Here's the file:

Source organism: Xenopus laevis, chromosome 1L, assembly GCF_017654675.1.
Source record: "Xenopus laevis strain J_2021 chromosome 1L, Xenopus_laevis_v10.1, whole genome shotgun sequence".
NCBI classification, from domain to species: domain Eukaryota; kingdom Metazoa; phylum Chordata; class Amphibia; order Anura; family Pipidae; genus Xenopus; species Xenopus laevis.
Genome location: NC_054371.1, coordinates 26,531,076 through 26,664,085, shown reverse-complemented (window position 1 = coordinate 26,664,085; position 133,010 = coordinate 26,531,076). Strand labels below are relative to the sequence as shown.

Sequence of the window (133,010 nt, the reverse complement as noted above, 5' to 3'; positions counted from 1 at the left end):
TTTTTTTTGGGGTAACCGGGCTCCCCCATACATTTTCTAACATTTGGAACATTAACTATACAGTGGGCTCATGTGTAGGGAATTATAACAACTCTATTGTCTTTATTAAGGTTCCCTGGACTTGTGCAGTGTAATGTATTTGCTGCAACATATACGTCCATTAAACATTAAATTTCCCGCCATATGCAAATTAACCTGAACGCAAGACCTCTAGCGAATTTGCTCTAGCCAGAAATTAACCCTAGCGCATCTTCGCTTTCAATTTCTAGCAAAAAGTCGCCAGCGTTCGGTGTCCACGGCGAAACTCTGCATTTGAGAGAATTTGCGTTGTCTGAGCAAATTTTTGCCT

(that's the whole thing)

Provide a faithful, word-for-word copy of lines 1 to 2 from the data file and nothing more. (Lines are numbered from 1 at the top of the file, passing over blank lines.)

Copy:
Source organism: Xenopus laevis, chromosome 1L, assembly GCF_017654675.1.
Source record: "Xenopus laevis strain J_2021 chromosome 1L, Xenopus_laevis_v10.1, whole genome shotgun sequence".